John Warburton, Windows and Doors Sector Manager, examines the question of whether triple glazing is really better than double.
For years the domestic window market in the UK has developed on the premise that bigger is better. double glazing grew from an overall thickness of 20mm to 24mm and finally settled on 28mm even though thermally, with either air or argon cavities, 24mm is the optimum size. Frame depths grew from nominally 60mm to 70mm for no great technical improvement, just the misconception that bigger is better.
The newer question is – is 3 better than 2? Or is triple glazing better than double glazing? The simple answer is there is no simple answer. The devil, as always, is in the detail.
To answer the question correctly, we must consider the individual specification of any proposed IGU (Insulated Glazed Unit). The current industry standard double glazed unit is made up of one 4mm pane of “Low E” (Low Emissivity) coated glass*, one pane of 4mm plain annealed glass and a 20mm cavity of argon gas (make up = 4-20-4). This will provide a centre pane u-value of 1.1 W/m²K.
*The “Low E” coating used in the u-value calculations was Saint Gobain’s Planitherm Total +.
If we introduce a centre pane of plain glass, but keep the overall thickness of the unit at 28mm (i.e. 4-8-4-8-4), we arrive at a u-value of 1.2 W/m²K – a worse performance than the double glazed unit. However, if we increase the overall thickness of the triple glazed unit by increasing the cavities between the panes, we begin to improve the unit’s performance. The optimum thickness is 44mm (4-16-4-16-4), which will give a u-value of 0.9 W/m²K. We could improve this further by introducing a second “Low E” pane whereby the unit u-value becomes 0.6 W/m²K.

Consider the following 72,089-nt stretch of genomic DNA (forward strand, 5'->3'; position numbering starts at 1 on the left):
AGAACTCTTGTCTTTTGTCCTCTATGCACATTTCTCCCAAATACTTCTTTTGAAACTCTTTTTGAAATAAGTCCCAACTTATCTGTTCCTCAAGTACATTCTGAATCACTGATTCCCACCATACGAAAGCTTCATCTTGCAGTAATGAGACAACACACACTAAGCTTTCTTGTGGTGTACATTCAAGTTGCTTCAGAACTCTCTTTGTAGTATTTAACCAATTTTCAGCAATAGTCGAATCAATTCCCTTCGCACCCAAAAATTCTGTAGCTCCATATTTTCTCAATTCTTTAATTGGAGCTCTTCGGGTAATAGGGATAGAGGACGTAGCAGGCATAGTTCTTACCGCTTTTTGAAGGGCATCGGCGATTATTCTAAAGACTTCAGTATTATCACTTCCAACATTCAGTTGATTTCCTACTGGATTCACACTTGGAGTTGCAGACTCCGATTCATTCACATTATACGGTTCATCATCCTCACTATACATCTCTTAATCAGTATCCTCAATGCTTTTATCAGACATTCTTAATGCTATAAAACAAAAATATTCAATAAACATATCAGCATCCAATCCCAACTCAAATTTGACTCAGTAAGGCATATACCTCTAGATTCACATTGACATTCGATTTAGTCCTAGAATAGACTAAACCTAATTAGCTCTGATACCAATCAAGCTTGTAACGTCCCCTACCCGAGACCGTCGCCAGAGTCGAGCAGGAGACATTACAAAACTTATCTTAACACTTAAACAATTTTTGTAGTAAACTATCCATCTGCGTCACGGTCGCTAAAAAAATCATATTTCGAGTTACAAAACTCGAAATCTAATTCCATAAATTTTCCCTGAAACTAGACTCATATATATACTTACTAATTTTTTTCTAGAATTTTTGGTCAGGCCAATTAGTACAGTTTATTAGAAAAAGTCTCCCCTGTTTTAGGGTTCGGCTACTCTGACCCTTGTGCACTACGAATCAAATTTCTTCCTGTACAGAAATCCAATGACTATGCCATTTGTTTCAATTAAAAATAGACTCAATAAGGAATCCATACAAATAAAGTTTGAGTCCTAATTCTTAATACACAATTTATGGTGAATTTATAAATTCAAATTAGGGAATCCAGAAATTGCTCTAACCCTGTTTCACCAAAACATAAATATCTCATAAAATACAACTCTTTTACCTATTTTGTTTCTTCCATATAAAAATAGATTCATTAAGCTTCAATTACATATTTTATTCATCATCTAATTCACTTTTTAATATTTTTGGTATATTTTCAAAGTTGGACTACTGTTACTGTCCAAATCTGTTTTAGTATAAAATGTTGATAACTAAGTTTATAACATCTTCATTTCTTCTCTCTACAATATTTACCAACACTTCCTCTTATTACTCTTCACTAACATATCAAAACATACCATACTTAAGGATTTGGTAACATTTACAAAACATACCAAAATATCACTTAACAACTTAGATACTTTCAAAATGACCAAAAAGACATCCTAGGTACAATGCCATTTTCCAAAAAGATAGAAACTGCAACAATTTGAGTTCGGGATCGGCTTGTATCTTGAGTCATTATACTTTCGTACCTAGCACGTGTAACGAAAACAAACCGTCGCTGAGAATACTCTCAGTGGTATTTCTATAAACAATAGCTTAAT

At face value, an improvement in terms of heat loss through glazing from 1.1 W/m²K to 0.6 W/m²K sounds like an improvement worth paying for. The Window Energy Rating Scheme, widely accepted as the industry standard for judging thermal performance and written into Building Regulations, calculates solar gain as well as heat loss. This means that the triple glazed unit’s improved heat loss credentials are largely negated by the reduction of warmth created by sunshine. The solution would be to increase solar gain by using Low Iron glass, which is much more translucent than the traditional variety but can be considerably more expensive.
There is another factor that purveyors of triple glazing must consider. This issue was discussed by BRE’s John Beasley in an earlier article and relates to cracking in units due to thermal stress. As the centre pane of a triple glazed unit has no air movement around it, because it is encapsulated, it can reach much higher temperatures than would be expected for double glazing. The solution is, as John pointed out, to use a toughened pane in the centre of the unit, which will inevitably increase cost again.
So the answer to the original question is, it is possible to improve thermal performance if IGU by moving to triple glazing. But a new question arises – at what cost? With energy costs rising by double digit percentages year on year, it is a calculation that should be seriously considered.